An Alternative Technique for Low Particulate Measurement 2001-01-0218
For the purposes of environmental protection, regulations of particulate matter are becoming more stringent year by year. Accordingly, engine systems have been improved and particulate emissions are much lower compared to those of previous engine systems.
The automotive industry generally uses a gravimetric method to quantify particulate emissions. It is becoming increasingly difficult to quantify particulate emissions using a conventional gravimetric balance because the amount of particulates continues to decline.
In order to overcome this problem, a new method has been developed that uses gas analyzers to measure potentially as much as several micrograms of particulates. Furthermore, with this method, it is possible to simultaneously analyze volatile organic fraction (VOF), soot, and sulfates.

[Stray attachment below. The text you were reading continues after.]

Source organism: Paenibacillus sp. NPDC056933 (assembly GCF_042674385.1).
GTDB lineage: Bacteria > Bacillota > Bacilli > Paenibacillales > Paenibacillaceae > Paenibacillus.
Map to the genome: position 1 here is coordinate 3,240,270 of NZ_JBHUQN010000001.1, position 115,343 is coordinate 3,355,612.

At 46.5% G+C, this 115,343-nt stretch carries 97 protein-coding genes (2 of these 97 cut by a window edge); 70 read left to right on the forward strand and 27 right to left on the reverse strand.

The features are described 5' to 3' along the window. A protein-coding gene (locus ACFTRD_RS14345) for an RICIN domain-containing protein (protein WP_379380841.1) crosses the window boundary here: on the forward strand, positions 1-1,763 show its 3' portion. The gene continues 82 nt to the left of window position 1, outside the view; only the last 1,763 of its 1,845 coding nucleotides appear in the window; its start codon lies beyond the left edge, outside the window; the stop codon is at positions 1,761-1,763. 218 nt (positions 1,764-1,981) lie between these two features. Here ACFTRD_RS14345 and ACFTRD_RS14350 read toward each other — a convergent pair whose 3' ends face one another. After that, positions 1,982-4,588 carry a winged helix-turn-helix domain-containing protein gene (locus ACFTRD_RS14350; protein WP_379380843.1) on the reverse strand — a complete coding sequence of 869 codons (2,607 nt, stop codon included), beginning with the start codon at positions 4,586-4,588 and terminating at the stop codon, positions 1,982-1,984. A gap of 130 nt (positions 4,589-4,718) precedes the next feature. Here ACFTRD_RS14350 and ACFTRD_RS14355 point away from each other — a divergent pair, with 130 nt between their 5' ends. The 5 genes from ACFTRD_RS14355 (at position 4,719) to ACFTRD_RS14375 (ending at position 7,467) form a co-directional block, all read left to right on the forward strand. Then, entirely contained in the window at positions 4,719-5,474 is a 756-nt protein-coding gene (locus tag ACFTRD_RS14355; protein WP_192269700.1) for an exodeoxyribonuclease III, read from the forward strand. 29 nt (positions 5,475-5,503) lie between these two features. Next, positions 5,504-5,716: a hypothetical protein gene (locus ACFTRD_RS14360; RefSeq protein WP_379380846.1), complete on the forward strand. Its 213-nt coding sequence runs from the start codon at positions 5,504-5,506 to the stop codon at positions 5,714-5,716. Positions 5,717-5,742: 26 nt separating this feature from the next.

The particles collected by a quartz filter are placed in a furnace at a specific temperature, and VOF and sulfates are vaporized in an inert atmosphere. The organic fraction is oxidized and measured by a gas analyzer as CO2. Vaporized sulfate is converted to SO2 under high temperature and measured by a gas analyzer. These gas concentrations are then used to determine the VOF and sulfate mass. Subsequently, O2 is fed into the furnace, the soot is oxidized, and the CO2 concentration is measured to determine soot mass.
This paper investigates the performance of this new method of using a gas analyzer and discusses the experimental results.